Dyadic partner perspectives of ageing with hearing handicap in the audible world : a thesis presented in partial fulfilment of the requirements for the degree of Doctor of Philosophy in Psychology at Massey University, Palmerston North

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Grounded in Green and Kreuter's (1991) flexible research framework (the PRECEDE model), the prime purpose of this doctoral research agenda has been to enhance our understanding of the frequently obscure psychosocial implications of ageing with hearing handicap (HH) in the audible world, by focusing on the dyadic perspectives of older New Zealand (NZ) ex-service personnel and their spouses. Glass and Balfour's (2003) Ecological Model of Ageing guided the multidisciplinary literature review, in order to accommodate the functional implications of age-related losses which could potentially exacerbate the social and emotional sequelae of ageing with HH and tinnitus. In addition, Cohen's (1992) Transactional Model of Stress (which integrates three social support constructs with Lazarus and Folkman's [1984] model describing adaptations to stressful events), illustrates how on-going social and emotional adjustments to hearing losses could potentially affect older adults' health-related quality of life (H-QoL). Infused by these transdisciplinary ecological perspectives, a composite model of Ageing with Hearing Handicap was proposed to explore older dyadic partner perspectives of NZ veterans' adjustment to ageing with hearing handicap; and to identify which factors exerted the most influence over the veterans' self-reported perceptions of HH and H-QoL. Methods: A purposive pilot study sample (N=51 veterans) initially guided the appropriate selection of ecologically relevant biopsychosocial variables and data collection methods (self-report mail out booklets) for two subsequent studies: (i) The main 'parent' study (referred to as the Hearing Aid Research Project [HARP]), which examined the predictors of hearing aid use in veterans aged 50 year and older; and (ii) The doctoral study, which explored dyadic perspectives of ageing with HH. The doctoral study's dyadic partner sample (N=671 dyads) comprised a subset of the 1249 HARP veterans. This subset met the doctoral study's inclusion criteria of male veterans aged 65 years plus, who had responded with a female partner/spouse residing in the same household. Only dyads with reasonably complete mail out survey response sets were selected. The dyadic partner response sets included social demographic details and responses to a number of constructs relevant to the doctoral research context including: aural rehabilitation, HH, H-QoL, emotional wellbeing, social support and memory in everyday life. Results: The results describe significantly different aural rehabilitation coping trajectories between the self-identified 'first time' and more experienced hearing aid users; and dyadic partner comparisons which highlight that the female partners were more acutely aware of the stigmatising impact of hearing losses on the veterans' social and emotional agency. Analyses of the intersecting structural and functional features of social support illustrated that increasing levels of the veterans' hearing handicap (HH) exacerbated both partners' social isolation. Wenger's (1994) support network typology illustrated how both partners' depressive symptoms and the veterans' frequency of forgetting increased significantly across a socially integrated to isolated support network continuum. The composite model of Ageing with Hearing Handicap accounted for 71.5% of the variation in the veterans' self-reported HH; 62.6% of their physical and 37.3% of their mental H-QoL. The multivariate analyses also demonstrated that HH produced a direct and negative impact on the veterans' mental H-QoL, by constraining their social and emotional agency; but only indirectly on their physical H-QoL, through reducing their energy levels and constraining their social participation. Conclusions: These transdisciplinary perspectives provide cross-sectional insights about the social and emotional wellbeing of veterans ageing with HH and their spouses, and suggest downstream links that affect their H-QoL. These findings highlight the importance of hearing health policy agendas and the communication contexts of health service delivery across all age groups. Moreover, by resolving the complex methodological and conceptual challenges inherent in focussing on older dyadic partners' everyday experiences, targets have become apparent for further investigation, to enhance and refine our understandings of engaging ecological perspectives when conducting health research.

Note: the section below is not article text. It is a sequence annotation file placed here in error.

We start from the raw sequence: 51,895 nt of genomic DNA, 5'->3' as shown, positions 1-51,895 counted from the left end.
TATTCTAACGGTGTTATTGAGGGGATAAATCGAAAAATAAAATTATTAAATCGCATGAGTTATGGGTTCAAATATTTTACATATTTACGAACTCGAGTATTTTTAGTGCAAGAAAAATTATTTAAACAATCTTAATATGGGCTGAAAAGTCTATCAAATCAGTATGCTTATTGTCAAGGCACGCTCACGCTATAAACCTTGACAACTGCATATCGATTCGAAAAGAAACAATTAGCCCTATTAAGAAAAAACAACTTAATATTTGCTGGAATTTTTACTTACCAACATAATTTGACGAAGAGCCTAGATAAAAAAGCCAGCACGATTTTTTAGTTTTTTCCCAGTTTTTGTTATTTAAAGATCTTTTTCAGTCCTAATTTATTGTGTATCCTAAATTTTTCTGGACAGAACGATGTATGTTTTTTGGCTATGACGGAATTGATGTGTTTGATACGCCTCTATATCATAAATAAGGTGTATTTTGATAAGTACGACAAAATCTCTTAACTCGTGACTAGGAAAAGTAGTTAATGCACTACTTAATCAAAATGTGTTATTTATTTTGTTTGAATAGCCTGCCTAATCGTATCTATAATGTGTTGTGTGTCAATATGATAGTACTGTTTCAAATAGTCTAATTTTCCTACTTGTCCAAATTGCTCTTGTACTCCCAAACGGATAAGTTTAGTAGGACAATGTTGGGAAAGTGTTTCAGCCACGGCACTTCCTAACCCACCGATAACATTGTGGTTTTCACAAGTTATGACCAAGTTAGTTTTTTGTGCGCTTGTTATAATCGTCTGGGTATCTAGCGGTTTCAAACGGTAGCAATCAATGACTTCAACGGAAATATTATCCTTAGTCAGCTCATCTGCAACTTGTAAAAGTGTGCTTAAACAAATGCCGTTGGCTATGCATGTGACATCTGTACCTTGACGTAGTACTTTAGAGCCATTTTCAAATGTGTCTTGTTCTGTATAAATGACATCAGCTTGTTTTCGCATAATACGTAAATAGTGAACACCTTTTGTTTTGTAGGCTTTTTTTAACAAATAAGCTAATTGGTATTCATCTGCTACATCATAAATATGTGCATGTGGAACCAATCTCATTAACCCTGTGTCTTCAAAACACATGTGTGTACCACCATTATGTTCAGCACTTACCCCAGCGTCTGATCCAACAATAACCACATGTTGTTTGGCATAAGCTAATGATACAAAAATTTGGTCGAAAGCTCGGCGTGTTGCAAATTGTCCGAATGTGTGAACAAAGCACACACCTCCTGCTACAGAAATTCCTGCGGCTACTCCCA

Older deaf people, Hearing loss